In such a system, a hot blast stove is first placed in an "On Gas" condition, until it has been sufficiently heated, after which an air blast is passed therethrough which is heated thereby for introduction into the blast furnace. It is highly desirable, for satisfactory operation of the blast furnace, to maintain the blast entering the furnace at a relatively constant temperature.

The cycle of a hot blast stove during which the air is passed therethrough is normally referred to as "On Blast". It is clear that at the beginning of the "On Blast" cycle, the stove is at its maximum heating capacity and as the cycle proceeds, its heating capacity gradually decreases. In order to maintain the temperature of the blast entering into the furnace at the desirable constant temperature, what is normally done is to mix into the hot blast leaving the stove a selectively adjustable amount of cold blast so that the temperature of the resultant blast mixture can be controlled. Thus, at the beginning of the "On Blast" cycle of a stove, when it is the hottest, a greater amount of cold blast is required to be mixed therewith than near the end of the cycle when the blast exiting the hot blast stove is not nearly as hot, in order to maintain the blast mixture at the desired constant temperature.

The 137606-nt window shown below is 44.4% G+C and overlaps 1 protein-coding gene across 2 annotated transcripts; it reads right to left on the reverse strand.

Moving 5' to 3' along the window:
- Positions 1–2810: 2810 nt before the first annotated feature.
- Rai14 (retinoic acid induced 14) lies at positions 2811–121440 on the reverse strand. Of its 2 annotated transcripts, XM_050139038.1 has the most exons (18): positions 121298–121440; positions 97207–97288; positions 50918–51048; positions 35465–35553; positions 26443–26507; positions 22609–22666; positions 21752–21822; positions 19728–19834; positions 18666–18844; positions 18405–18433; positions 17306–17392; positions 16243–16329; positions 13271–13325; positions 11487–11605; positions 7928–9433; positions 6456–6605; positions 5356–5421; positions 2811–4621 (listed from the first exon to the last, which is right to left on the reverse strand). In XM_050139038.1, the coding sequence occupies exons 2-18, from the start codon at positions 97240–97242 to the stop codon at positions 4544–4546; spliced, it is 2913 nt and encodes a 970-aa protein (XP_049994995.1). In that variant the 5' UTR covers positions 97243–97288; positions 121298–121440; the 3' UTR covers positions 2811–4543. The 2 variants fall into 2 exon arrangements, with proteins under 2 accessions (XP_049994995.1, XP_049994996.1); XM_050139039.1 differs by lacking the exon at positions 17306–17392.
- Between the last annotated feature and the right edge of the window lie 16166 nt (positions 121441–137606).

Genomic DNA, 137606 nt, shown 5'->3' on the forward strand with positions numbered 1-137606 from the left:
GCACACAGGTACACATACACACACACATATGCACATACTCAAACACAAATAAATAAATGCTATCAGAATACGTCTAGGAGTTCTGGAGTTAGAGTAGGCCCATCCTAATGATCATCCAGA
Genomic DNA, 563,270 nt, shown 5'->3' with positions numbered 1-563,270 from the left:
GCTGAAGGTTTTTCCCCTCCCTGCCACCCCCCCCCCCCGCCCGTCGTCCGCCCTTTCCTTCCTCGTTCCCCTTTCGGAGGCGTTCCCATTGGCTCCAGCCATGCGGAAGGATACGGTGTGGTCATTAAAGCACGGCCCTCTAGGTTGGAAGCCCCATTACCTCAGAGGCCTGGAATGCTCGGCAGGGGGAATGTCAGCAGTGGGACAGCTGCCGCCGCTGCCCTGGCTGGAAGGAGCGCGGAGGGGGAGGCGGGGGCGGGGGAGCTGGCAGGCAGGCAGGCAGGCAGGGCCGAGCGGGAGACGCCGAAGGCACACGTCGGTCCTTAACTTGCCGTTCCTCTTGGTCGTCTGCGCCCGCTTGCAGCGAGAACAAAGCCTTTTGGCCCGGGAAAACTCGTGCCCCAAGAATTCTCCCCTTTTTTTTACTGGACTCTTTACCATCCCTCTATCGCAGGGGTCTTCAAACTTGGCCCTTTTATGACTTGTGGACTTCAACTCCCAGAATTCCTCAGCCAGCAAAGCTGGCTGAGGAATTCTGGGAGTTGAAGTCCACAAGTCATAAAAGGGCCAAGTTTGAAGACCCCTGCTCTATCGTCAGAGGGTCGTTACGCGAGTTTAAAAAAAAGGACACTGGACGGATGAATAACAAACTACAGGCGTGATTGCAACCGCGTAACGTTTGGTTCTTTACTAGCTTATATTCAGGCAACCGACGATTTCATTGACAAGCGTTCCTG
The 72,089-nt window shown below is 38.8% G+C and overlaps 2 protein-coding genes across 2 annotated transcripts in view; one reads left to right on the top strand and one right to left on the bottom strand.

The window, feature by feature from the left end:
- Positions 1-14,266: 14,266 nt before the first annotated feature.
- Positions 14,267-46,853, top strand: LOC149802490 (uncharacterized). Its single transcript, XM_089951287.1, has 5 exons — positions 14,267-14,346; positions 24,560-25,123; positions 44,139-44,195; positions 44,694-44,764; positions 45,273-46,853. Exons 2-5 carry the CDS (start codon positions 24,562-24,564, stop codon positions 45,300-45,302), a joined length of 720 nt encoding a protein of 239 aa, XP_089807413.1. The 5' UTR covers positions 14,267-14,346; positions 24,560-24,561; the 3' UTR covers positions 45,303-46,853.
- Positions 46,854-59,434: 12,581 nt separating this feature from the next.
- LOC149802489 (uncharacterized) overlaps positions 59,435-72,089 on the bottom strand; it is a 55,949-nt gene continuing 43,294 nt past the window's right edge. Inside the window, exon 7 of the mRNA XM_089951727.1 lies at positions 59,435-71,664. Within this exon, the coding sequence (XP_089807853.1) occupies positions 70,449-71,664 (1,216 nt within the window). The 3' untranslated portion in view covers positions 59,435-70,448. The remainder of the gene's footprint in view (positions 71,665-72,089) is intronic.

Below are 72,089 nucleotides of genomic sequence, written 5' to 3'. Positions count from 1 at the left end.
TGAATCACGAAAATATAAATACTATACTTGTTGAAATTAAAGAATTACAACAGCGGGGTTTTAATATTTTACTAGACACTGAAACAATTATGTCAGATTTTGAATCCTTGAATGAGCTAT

The mixing of cold blast with the hot blast exiting the stove is usually accomplished in a mixing chamber situated just prior to the entry of the mixture into the blast furnace and an example of a blast stove system in which such mixing chamber is utilized is shown in U.S. Pat. No. 3,034,775 incorporated herein by reference, particular reference being made to FIG. 1 thereof wherein the mixing chamber referred to above is identified by the reference character M.

Since the air blast entering the blast furnace is a mixture of hot and cold blast, it is most desirable that such mixture be thoroughly mixed to produce a homogeneous air blast, constant in temperature throughout its extent. Conversely, it would be most undesirable to have the air blast entering into the blast furnace, comprise of a nonuniform/homogeneous mixture continuously varying in temperature from values above the desired temperature to values below the desirable temperature.

Accordingly, it is important to provide a mixing chamber capable of creating a thoroughly mixed uniform and homogeneous mixture of hot and cold blast. It is therefore an object of the present invention to provide an improved mixing chamber adapted to provide a thorough mixture and blending of the hot and cold blast to provide a homogeneous resulting mixture having a uniform temperature for introduction into the blast furnace.

SUMMARY OF THE INVENTION

In accordance with the invention, there is provided a mixing chamber in which the hot blast is introduced axially therein and in which the cold blast is introduced transversely of the hot blast and tangentially thereto to impart to the mixture within the mixing chamber a swirling motion causing thorough mixing of the hot and cold blast whereby the mixture exiting the mixing chamber is of the desired uniform temperature throughout the extent of the mixture.